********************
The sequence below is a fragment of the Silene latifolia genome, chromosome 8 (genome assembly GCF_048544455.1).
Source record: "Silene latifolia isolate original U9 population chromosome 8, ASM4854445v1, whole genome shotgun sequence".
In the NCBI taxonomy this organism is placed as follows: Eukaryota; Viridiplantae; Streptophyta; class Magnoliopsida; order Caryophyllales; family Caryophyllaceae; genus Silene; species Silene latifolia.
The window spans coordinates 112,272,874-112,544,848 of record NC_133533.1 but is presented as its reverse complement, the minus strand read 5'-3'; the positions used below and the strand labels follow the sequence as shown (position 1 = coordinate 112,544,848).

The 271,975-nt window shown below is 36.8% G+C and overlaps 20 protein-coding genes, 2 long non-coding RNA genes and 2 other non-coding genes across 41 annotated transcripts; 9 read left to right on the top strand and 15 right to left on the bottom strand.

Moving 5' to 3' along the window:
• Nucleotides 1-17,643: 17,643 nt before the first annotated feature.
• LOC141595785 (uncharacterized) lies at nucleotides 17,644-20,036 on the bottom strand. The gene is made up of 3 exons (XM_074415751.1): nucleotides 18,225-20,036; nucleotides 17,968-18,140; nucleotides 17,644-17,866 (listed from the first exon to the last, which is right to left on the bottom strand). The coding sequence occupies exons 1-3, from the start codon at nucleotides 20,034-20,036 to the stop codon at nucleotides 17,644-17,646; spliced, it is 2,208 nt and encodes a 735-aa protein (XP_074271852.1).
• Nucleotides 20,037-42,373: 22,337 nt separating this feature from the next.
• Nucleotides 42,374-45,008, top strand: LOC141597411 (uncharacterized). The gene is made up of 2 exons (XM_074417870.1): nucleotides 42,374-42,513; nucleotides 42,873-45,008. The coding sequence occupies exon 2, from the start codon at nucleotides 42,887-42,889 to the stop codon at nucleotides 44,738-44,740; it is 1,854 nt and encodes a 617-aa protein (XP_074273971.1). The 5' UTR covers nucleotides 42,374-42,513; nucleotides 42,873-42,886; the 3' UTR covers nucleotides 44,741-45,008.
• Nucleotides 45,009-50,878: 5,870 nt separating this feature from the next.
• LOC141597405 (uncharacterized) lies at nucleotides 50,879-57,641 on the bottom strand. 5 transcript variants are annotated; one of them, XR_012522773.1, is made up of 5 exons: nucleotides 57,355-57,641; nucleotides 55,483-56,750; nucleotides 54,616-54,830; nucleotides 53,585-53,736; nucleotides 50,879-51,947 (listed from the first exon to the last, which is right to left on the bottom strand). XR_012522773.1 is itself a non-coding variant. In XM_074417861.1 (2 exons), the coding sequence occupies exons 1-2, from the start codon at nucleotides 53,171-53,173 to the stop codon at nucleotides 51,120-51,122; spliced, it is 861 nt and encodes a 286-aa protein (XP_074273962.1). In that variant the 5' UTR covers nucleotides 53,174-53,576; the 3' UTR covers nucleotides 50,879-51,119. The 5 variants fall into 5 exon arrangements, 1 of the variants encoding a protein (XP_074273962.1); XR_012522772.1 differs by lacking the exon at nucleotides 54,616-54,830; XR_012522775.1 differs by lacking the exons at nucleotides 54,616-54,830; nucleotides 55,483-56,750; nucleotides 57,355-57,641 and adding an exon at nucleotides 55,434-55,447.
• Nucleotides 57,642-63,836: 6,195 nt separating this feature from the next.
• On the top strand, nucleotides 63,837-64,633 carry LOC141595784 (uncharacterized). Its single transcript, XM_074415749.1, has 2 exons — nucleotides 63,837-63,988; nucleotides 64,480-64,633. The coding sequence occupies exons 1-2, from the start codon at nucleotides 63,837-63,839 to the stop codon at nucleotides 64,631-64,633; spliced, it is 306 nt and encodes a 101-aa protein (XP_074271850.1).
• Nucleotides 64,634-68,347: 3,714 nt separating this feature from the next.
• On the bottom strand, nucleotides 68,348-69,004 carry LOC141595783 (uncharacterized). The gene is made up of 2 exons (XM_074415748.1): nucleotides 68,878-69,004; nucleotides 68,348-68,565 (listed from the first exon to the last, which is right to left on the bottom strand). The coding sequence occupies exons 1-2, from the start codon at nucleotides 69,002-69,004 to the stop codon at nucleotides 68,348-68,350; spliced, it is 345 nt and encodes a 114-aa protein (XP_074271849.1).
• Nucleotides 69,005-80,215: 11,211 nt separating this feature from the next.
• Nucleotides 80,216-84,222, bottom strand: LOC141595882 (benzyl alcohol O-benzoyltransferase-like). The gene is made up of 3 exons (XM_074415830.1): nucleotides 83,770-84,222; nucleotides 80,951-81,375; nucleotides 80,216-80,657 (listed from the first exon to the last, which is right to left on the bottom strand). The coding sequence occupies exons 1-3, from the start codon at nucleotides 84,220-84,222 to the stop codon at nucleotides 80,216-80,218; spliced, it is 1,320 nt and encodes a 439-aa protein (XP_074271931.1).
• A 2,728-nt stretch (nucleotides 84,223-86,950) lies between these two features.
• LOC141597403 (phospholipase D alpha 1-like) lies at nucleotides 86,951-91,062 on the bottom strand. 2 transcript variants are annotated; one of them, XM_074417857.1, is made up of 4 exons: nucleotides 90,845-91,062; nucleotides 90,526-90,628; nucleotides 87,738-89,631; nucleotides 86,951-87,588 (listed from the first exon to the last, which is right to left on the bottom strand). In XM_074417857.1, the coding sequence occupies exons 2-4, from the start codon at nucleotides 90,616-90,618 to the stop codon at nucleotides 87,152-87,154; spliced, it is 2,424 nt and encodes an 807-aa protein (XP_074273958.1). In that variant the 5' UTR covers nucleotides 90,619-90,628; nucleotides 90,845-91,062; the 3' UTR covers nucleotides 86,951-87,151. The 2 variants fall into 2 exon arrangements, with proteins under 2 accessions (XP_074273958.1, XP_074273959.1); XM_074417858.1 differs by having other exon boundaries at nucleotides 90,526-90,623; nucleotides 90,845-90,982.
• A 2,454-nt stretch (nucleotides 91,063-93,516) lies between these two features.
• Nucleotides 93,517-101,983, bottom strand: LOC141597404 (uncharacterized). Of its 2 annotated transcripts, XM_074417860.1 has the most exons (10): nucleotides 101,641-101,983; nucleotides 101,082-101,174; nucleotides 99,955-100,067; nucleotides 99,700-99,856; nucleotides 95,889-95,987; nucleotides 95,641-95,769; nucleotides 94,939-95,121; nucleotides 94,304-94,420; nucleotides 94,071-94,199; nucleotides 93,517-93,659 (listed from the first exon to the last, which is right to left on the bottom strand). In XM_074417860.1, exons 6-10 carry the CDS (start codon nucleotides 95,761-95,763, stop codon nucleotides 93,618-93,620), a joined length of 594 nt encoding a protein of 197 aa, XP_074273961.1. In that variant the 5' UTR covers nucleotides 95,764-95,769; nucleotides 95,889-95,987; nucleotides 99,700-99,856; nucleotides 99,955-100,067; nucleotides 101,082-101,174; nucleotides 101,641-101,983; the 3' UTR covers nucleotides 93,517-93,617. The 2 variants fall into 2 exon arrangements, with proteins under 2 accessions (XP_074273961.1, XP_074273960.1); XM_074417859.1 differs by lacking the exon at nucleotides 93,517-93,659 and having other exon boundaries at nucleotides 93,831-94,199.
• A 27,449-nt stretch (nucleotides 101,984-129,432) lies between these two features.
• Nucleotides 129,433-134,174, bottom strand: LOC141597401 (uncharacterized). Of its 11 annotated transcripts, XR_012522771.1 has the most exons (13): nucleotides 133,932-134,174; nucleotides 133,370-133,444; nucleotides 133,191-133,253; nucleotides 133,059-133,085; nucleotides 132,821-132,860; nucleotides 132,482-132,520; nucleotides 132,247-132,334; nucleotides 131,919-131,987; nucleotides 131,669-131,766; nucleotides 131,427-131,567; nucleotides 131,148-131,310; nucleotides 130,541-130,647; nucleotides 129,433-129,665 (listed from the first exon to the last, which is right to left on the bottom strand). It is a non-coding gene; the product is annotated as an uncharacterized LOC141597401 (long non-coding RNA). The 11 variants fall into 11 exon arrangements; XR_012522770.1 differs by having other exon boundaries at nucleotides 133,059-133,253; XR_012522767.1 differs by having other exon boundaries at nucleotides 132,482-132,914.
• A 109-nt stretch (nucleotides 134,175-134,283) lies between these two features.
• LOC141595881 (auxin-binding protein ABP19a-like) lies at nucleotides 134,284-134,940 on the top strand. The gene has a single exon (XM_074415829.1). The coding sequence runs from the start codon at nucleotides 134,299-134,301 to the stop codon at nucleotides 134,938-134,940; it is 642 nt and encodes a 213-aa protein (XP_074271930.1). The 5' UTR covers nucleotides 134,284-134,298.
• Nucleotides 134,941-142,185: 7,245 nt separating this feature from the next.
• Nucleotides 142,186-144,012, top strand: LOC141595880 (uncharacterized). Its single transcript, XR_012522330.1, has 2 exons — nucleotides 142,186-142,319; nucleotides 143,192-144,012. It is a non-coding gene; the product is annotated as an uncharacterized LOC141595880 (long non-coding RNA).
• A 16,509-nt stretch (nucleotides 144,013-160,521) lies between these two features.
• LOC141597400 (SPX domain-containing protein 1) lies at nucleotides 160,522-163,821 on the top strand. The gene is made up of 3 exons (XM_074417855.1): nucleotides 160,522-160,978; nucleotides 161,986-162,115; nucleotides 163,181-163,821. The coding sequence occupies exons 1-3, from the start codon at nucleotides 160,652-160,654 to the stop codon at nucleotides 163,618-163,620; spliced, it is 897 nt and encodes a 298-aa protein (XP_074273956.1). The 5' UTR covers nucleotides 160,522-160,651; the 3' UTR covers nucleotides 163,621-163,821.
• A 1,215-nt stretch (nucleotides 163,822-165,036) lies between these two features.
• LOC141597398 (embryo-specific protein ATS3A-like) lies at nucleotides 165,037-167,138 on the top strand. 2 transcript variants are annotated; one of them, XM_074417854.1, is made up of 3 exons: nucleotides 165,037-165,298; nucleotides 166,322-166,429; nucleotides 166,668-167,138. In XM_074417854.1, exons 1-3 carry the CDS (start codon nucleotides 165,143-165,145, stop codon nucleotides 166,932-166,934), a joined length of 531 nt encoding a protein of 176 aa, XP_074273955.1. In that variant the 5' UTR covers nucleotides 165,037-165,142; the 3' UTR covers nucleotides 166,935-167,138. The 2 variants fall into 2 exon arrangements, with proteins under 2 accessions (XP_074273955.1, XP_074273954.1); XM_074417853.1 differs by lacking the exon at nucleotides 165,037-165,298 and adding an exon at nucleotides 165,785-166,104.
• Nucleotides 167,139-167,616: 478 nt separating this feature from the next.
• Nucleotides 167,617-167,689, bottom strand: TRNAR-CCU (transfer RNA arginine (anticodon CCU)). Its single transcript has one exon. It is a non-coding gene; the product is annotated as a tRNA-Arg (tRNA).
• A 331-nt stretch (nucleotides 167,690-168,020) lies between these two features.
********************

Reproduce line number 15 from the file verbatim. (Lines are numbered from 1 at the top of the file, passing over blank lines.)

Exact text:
• Nucleotides 64,634-68,347: 3,714 nt separating this feature from the next.